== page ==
In the new world of web apps, my email and all my data are stored online on the web. I can get to it on a
web browser from any computer that’s connected to the Internet.
2. I’ll always get the latest version of any app.
Which version of YouTube am I using today? What about tomorrow? The answer: Always the latest. Web apps
update themselves automatically, so there’s always just one version: the latest version, with all the newest
features and improvements. No need to
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manually upgrade to a new version every time. And I don’t have to go through a lengthy install process to use
my web apps.
3. It works on every device with a web browser.
In traditional computing, some programs work only on particular systems or devices. For instance, many programs
written for a PC won’t work on a Mac. Keeping up with all the right software can be time-consuming and
costly. In contrast, the web is an open platform. Anyone can reach it from a browser on any web-connected
device, regardless of whether it’s a desktop computer, laptop, or mobile phone. That means I can use my
favorite web apps even if I’m using my friend’s laptop or a computer at an Internet cafe.
4. It’s safer.
Web apps run in the browser and I never
have to download them onto my computer. Because of this separation between the app code and my computer’s
code, web apps can’t interfere with other tasks on my computer or the overall performance of my machine. This
means that I’m better protected from threats like viruses, malware and spyware.
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eb pages are written in HTML, the web programming language that tells web browsers how to structure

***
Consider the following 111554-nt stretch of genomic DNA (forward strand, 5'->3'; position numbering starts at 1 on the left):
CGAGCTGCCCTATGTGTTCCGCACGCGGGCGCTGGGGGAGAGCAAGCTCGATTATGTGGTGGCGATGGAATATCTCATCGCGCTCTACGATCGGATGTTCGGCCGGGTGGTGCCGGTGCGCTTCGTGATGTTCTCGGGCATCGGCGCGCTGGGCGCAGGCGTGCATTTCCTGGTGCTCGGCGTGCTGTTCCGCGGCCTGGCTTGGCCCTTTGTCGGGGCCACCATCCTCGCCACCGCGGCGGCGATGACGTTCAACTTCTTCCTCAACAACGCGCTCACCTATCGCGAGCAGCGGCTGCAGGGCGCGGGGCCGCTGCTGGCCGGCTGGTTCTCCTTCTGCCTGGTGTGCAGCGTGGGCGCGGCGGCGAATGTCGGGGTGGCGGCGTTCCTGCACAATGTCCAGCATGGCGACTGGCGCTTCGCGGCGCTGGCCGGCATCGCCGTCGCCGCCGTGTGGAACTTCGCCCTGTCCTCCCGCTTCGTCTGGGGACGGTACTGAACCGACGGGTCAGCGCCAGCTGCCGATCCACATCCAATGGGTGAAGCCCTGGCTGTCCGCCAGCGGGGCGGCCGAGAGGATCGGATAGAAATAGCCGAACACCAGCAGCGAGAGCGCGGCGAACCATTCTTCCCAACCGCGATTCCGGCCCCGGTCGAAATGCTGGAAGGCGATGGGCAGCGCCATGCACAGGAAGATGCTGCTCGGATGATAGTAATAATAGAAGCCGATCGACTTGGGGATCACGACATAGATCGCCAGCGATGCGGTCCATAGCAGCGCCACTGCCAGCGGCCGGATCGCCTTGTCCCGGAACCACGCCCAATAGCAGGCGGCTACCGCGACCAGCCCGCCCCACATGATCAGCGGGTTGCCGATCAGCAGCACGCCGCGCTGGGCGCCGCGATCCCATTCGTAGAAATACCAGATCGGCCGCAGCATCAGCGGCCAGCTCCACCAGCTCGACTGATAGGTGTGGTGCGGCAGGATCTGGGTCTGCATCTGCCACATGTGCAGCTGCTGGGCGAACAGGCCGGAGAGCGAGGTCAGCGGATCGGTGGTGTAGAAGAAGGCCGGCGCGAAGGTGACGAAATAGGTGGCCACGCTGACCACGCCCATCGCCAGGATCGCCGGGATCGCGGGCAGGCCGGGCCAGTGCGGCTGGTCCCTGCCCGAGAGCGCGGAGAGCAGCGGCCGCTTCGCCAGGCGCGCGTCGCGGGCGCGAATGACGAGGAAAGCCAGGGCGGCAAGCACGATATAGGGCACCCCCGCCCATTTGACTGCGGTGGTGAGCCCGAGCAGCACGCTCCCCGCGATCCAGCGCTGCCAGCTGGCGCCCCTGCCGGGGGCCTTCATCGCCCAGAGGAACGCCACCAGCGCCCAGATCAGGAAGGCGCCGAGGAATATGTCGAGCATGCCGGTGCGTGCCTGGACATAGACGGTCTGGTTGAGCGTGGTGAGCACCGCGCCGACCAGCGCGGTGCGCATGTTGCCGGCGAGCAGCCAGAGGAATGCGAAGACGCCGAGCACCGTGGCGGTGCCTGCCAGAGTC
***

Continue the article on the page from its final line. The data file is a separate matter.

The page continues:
and present content on a web page. In other words, HTML provides the basic building blocks for the
web. And for a long time, those building blocks were pretty simple and static: lines of text, links and images.
Today, we expect to be able to do things like play online chess or seamlessly scroll around a map of our
neighborhood, without waiting for the entire page to reload for every chess move or every map scroll.
The idea of such dynamic web pages began
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with the invention of the scripting language JavaScript. JavaScript support in major web browsers meant that web
pages could incorporate more meaningful real-time interactions. For example, if you’ve filled out an online form
and hit the “submit” button, the web page can use JavaScript to check your entries in real-time and alert you
almost instantly if you had filled out the form incorrectly.
But the dynamic web as we know it today truly came to life when XHR (XMLHttpRequest) was introduced
into JavaScript, and first used in web applications like Microsoft Outlook for the Web, Gmail and Google Maps.
XHR enabled individual parts of a web page — a game, a map, a video, a little survey — to be altered without
needing to reload the entire page. As a result, web apps are faster and more responsive.
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Web pages have also become more expressive with the introduction of CSS (Cascading Style Sheets). CSS
gives programmers an easy, efficient way to define a web page’s layout and beautify the page with design
elements like colors, rounded corners, gradients, and animation.
Web programmers often refer to this potent combination of JavaScript, XHR, CSS and several other web
technologies as AJAX (Asynchronous JavaScript and XML). HTML has also continued to evolve as more
features and improvements are incorporated into new versions of the HTML standard.
Today’s web has evolved from the ongoing efforts of all the technologists, thinkers, coders and organizations
who create these web technologies and ensure that they’re supported in web browsers like Internet Explorer,
Firefox, Safari and Google Chrome. This interaction between web technologies and browsers has made the web
an open and friendly construction platform for web developers, who then bring to life many useful and fun web
applications that we use daily.
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Tuesday, May 6, 2008


You ever watch the movie Spiderman?